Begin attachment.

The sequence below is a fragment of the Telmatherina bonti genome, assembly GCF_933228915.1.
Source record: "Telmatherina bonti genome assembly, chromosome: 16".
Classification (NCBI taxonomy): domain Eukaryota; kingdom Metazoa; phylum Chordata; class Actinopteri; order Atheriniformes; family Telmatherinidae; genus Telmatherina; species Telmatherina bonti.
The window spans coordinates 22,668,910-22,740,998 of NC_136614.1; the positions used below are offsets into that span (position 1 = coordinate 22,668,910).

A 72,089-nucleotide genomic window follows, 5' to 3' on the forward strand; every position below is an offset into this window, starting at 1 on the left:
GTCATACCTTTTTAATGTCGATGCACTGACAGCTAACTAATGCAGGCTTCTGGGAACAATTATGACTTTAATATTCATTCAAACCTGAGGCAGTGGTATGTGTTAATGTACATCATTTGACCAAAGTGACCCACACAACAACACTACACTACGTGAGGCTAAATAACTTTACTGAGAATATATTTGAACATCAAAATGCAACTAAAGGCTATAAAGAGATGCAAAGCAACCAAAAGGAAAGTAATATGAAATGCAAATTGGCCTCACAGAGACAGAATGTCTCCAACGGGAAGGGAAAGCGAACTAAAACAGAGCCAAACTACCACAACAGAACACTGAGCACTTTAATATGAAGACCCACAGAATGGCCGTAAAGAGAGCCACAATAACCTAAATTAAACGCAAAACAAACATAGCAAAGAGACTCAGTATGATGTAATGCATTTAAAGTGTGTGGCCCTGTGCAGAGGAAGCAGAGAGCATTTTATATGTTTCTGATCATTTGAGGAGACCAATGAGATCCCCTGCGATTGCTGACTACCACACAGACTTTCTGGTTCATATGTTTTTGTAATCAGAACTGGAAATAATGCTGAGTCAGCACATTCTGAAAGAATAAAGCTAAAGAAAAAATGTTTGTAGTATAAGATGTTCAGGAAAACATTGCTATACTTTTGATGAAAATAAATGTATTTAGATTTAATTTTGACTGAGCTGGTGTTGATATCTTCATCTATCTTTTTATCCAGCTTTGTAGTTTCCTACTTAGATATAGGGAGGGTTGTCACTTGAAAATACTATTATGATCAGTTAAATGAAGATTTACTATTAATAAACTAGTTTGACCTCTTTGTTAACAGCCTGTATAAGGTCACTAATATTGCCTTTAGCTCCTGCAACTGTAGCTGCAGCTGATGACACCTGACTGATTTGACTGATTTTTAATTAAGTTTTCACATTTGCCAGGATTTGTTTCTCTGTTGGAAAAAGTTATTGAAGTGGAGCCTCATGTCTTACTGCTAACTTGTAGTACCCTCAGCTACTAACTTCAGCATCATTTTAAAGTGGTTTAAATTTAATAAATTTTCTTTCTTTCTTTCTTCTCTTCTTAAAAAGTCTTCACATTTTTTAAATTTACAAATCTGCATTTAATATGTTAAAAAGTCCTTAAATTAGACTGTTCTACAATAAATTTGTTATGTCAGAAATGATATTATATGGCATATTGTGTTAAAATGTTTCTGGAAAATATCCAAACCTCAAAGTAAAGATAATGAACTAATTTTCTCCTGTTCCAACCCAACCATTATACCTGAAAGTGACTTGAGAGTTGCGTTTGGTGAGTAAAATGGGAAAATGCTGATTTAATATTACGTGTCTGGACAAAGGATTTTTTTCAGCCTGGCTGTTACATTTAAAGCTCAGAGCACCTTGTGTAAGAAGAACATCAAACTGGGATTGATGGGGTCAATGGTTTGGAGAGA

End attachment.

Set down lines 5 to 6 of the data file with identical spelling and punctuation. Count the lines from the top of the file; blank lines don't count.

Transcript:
A 72,089-nucleotide genomic window follows, 5' to 3' on the forward strand; every position below is an offset into this window, starting at 1 on the left:
GTCATACCTTTTTAATGTCGATGCACTGACAGCTAACTAATGCAGGCTTCTGGGAACAATTATGACTTTAATATTCATTCAAACCTGAGGCAGTGGTATGTGTTAATGTACATCATTTGACCAAAGTGACCCACACAACAACACTACACTACGTGAGGCTAAATAACTTTACTGAGAATATATTTGAACATCAAAATGCAACTAAAGGCTATAAAGAGATGCAAAGCAACCAAAAGGAAAGTAATATGAAATGCAAATTGGCCTCACAGAGACAGAATGTCTCCAACGGGAAGGGAAAGCGAACTAAAACAGAGCCAAACTACCACAACAGAACACTGAGCACTTTAATATGAAGACCCACAGAATGGCCGTAAAGAGAGCCACAATAACCTAAATTAAACGCAAAACAAACATAGCAAAGAGACTCAGTATGATGTAATGCATTTAAAGTGTGTGGCCCTGTGCAGAGGAAGCAGAGAGCATTTTATATGTTTCTGATCATTTGAGGAGACCAATGAGATCCCCTGCGATTGCTGACTACCACACAGACTTTCTGGTTCATATGTTTTTGTAATCAGAACTGGAAATAATGCTGAGTCAGCACATTCTGAAAGAATAAAGCTAAAGAAAAAATGTTTGTAGTATAAGATGTTCAGGAAAACATTGCTATACTTTTGATGAAAATAAATGTATTTAGATTTAATTTTGACTGAGCTGGTGTTGATATCTTCATCTATCTTTTTATCCAGCTTTGTAGTTTCCTACTTAGATATAGGGAGGGTTGTCACTTGAAAATACTATTATGATCAGTTAAATGAAGATTTACTATTAATAAACTAGTTTGACCTCTTTGTTAACAGCCTGTATAAGGTCACTAATATTGCCTTTAGCTCCTGCAACTGTAGCTGCAGCTGATGACACCTGACTGATTTGACTGATTTTTAATTAAGTTTTCACATTTGCCAGGATTTGTTTCTCTGTTGGAAAAAGTTATTGAAGTGGAGCCTCATGTCTTACTGCTAACTTGTAGTACCCTCAGCTACTAACTTCAGCATCATTTTAAAGTGGTTTAAATTTAATAAATTTTCTTTCTTTCTTTCTTCTCTTCTTAAAAAGTCTTCACATTTTTTAAATTTACAAATCTGCATTTAATATGTTAAAAAGTCCTTAAATTAGACTGTTCTACAATAAATTTGTTATGTCAGAAATGATATTATATGGCATATTGTGTTAAAATGTTTCTGGAAAATATCCAAACCTCAAAGTAAAGATAATGAACTAATTTTCTCCTGTTCCAACCCAACCATTATACCTGAAAGTGACTTGAGAGTTGCGTTTGGTGAGTAAAATGGGAAAATGCTGATTTAATATTACGTGTCTGGACAAAGGATTTTTTTCAGCCTGGCTGTTACATTTAAAGCTCAGAGCACCTTGTGTAAGAAGAACATCAAACTGGGATTGATGGGGTCAATGGTTTGGAGAGA